I’m sure you’ve heard of the float test for sourdough. Here’s what you need to know if you haven’t already:
You can test if sourdough starter floats in water by taking a scoop and dropping it into a glass of water.
When your sourdough starter floats, it’s ready for baking. Sinking means it isn’t ready.
Does this test really need to be done and is it accurate? Is there a better way to determine when your sourdough starter is ready to bake bread?
It is not necessary for your sourdough starter to pass the float test in order to bake excellent sourdough bread – however, it should show signs of maturity in other ways as well.
What Is The Sourdough Float Test?
Float tests can be used to test the readiness of a starter for baking sourdough.
In order to determine if the starter floats, a spoon of it must be dropped into a glass of water.
As long as the scoop of sourdough starter floats, it is ready to be baked.
To determine whether a sourdough starter is ready to raise bread, many other questions would need to be answered.
A sourdough starter’s age is the first factor to consider. If it hasn’t been two weeks, it definitely isn’t ready for baking.
If your starter has been fermenting for more than two weeks, it needs to meet some signs before it can be baked.
What Happens If Sourdough Starter Does Not Pass The Float Test?
The float test doesn’t have to be passed by your sourdough starter to work. To determine the next step, ask yourself the following questions:
Boosting is an option if your starter has been over three months and doesn’t pass the float test.
Are you using a sourdough starter that is more than two weeks old? It should be checked for readiness if it is older than 2 weeks but not floating.
Are you using a sourdough starter that is less than two weeks old? It should be fed twice a day for a few more weeks before reassessing its readiness.
You may still be able to use your starter for baking even if it does not pass the float test:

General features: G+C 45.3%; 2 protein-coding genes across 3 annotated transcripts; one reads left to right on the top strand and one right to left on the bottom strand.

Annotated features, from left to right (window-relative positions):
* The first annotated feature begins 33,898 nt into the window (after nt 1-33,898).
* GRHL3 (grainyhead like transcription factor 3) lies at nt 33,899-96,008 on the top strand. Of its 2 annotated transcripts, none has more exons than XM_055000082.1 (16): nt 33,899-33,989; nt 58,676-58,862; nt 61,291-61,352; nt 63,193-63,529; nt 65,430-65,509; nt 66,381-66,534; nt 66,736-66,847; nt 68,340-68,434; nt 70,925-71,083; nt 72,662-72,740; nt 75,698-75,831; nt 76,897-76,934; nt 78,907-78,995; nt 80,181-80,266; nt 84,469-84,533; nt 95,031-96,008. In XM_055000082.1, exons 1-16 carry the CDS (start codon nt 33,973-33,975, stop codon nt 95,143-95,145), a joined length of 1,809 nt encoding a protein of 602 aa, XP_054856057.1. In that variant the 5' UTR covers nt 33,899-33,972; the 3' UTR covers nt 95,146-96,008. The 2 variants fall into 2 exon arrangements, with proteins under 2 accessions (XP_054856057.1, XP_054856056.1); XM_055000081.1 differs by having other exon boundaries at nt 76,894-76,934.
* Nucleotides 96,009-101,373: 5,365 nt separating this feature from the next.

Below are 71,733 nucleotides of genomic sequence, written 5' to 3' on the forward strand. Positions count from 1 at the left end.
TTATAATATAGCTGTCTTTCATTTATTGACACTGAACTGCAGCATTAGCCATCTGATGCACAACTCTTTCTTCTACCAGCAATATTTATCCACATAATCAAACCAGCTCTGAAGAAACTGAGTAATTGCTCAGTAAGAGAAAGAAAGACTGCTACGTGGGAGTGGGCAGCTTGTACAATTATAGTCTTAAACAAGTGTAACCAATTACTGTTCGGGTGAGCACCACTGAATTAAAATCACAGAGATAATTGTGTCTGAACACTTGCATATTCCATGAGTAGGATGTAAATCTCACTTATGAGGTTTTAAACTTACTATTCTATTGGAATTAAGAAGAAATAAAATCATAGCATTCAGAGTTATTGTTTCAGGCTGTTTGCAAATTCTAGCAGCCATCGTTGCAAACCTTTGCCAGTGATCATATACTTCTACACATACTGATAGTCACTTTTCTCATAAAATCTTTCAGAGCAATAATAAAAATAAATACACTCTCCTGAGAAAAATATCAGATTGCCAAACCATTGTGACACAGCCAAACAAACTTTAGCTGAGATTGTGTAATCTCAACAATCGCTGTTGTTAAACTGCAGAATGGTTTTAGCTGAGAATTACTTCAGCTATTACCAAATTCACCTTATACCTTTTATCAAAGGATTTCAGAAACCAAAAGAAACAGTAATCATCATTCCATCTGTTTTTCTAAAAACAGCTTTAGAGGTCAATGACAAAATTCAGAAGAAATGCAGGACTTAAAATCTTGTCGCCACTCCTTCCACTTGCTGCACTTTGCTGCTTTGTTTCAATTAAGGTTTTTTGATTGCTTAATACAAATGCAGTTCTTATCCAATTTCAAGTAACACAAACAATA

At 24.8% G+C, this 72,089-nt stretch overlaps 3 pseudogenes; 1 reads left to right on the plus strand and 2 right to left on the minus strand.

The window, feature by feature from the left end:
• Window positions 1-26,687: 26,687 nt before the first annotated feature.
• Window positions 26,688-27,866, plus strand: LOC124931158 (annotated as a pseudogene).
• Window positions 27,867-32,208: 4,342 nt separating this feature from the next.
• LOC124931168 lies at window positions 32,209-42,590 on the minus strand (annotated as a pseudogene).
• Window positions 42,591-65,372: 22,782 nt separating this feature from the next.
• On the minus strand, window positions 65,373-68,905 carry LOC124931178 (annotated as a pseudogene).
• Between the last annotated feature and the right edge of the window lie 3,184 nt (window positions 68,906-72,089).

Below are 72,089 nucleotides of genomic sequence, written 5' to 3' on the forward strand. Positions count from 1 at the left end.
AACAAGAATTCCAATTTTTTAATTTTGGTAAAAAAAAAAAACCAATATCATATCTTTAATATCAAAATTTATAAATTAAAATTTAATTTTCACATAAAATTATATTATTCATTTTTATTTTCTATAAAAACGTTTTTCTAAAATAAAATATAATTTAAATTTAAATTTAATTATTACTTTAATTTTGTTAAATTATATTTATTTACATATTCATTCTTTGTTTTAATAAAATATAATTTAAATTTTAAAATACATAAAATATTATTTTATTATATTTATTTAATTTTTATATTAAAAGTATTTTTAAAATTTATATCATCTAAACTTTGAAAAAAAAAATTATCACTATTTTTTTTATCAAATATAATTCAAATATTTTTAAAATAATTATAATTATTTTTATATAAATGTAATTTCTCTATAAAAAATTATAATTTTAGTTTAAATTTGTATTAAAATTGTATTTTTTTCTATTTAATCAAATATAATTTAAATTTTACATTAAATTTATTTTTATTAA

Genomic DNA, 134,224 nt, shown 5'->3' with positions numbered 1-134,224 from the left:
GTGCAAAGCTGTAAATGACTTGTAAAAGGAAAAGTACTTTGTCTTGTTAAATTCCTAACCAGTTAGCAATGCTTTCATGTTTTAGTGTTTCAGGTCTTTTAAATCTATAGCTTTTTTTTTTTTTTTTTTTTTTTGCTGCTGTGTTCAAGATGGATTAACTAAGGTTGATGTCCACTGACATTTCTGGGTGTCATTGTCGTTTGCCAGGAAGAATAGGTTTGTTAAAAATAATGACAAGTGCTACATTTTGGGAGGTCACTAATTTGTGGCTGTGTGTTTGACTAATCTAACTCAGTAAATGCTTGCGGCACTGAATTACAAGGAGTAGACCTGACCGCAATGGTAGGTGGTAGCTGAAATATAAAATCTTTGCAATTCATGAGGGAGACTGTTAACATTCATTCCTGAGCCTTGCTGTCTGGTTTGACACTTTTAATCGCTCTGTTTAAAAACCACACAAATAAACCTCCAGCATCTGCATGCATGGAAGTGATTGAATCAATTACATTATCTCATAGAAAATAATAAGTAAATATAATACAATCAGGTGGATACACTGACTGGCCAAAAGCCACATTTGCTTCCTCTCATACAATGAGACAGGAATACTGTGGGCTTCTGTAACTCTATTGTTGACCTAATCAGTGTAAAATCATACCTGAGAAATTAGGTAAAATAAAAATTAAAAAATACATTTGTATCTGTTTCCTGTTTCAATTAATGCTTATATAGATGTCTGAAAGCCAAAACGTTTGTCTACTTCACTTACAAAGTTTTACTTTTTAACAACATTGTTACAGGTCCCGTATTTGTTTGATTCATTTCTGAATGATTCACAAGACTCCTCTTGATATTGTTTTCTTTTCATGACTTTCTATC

- It may be because you are using a flour that does not contain strong gluten bonds (like rye or whole wheat).
- (False negative) The starter has passed its peak but remains viable.
- Before performing the test, you haven’t fed the starter.
- Tests were conducted after stirring the starter.
Do You Stir Sourdough Starter Before the Float Test?
In order to conduct a float test, it is important not to stir the starter before starting the engine.
The sourdough starter will not float at all if you stir it, as you will disturb all the gas bubbles expelled by the yeast.
There will be no bubbles in it, so it will look stretched and stringy.
In order to ensure a successful test, it is important to scoop the starter gently from the top of the jar, carefully avoiding disturbing its integrity.
To make the starter float, the gas bubbles must be intact.
The Problem With Sourdough Float Test
When it comes to measuring your sourdough starter’s readiness to bake, the float test is not the best or most accurate method.
False positives or false negatives can easily result from the test. Your sourdough starter’s ability to hold gas is all this test shows.
It is possible for a young starter (before it is two or four weeks old) to pass this test, but not yet be ready to make sourdough.
Additionally, a 4- to 6-month-old sourdough starter that is doubling consistently and rising could fail the test.